Submission + - Instagram has updated its privacy policy giving it the right to sell users' phot (bbc.co.uk)

Bearhouse writes: From the BBC: Unless users delete their Instagram accounts by a deadline of 16 January, they cannot opt out. The changes also mean Instagram can share information about its users with Facebook, its parent company, as well as other affiliates and advertisers.
The move riled social media users, with some likening it to a "suicide note". The new policies follow Facebook's record $1bn (£616m; 758 euro) acquisition of Instagram in April. Facebook's vice-president of global marketing solutions Carolyn Everson earlier this month had said: "Eventually we'll figure out a way to monetise Instagram."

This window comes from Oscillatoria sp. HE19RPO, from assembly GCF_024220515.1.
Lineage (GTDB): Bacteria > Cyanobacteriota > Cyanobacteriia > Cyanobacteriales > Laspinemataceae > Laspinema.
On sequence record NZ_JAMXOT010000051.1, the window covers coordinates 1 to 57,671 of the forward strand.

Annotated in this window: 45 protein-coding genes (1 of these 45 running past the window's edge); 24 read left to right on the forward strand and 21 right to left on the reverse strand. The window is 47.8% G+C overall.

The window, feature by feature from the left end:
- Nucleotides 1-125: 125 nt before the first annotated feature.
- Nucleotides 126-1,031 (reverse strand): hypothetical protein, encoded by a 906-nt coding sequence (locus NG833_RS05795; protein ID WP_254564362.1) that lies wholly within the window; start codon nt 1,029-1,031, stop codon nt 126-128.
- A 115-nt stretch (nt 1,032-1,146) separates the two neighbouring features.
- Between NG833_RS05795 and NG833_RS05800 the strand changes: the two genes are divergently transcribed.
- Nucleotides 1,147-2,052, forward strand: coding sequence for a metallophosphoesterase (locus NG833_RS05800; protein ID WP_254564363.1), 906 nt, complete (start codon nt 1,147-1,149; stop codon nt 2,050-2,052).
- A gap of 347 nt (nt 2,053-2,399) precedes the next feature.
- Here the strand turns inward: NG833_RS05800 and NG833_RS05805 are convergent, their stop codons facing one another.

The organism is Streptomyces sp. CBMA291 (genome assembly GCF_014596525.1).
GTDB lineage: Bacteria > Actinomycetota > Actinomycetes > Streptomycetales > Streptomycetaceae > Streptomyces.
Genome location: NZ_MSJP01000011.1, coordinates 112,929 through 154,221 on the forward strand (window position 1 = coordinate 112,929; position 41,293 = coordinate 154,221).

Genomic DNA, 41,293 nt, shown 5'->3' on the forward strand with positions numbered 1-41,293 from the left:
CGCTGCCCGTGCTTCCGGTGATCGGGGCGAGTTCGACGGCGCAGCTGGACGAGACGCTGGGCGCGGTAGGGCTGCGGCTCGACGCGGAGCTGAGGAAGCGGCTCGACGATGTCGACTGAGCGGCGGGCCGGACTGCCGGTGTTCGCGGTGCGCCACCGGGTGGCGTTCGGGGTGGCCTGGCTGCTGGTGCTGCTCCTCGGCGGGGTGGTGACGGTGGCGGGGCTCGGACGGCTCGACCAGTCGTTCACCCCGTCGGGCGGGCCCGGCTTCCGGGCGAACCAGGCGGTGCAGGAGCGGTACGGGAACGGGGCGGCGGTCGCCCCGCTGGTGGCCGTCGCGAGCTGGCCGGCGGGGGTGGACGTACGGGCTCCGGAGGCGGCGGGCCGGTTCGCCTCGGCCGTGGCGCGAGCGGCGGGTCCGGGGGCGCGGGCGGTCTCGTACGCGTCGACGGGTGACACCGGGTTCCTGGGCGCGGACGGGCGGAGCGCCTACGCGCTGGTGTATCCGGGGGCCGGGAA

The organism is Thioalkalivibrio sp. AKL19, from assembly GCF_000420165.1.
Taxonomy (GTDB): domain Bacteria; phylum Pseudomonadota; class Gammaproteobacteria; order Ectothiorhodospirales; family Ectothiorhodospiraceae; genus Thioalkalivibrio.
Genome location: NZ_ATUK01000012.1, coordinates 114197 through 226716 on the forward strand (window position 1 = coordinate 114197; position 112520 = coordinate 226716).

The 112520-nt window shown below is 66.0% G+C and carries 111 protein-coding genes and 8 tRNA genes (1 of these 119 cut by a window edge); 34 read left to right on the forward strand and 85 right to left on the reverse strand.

I'm not sure the many young users of Instagram will be too happy when their pictures start showing up in ads.

Submission + - ICANN Approves .XXX (pcworld.com)

lothos writes: "Pornography will have its own top-level domain, dot-XXX, the board of the Internet Corporation for Assigned Names and Numbers decided today."

Submission + - Unpublished Iraq War Docs Trigger WikiLeaks Revolt (wired.com)

Tootech writes: A domino chain of resignations at the secret-spilling site WikiLeaks followed a unilateral decision by autocratic founder Julian Assange to schedule an October release of 392,000 classified U.S. documents from the war in Iraq, according to former WikiLeaks staffers.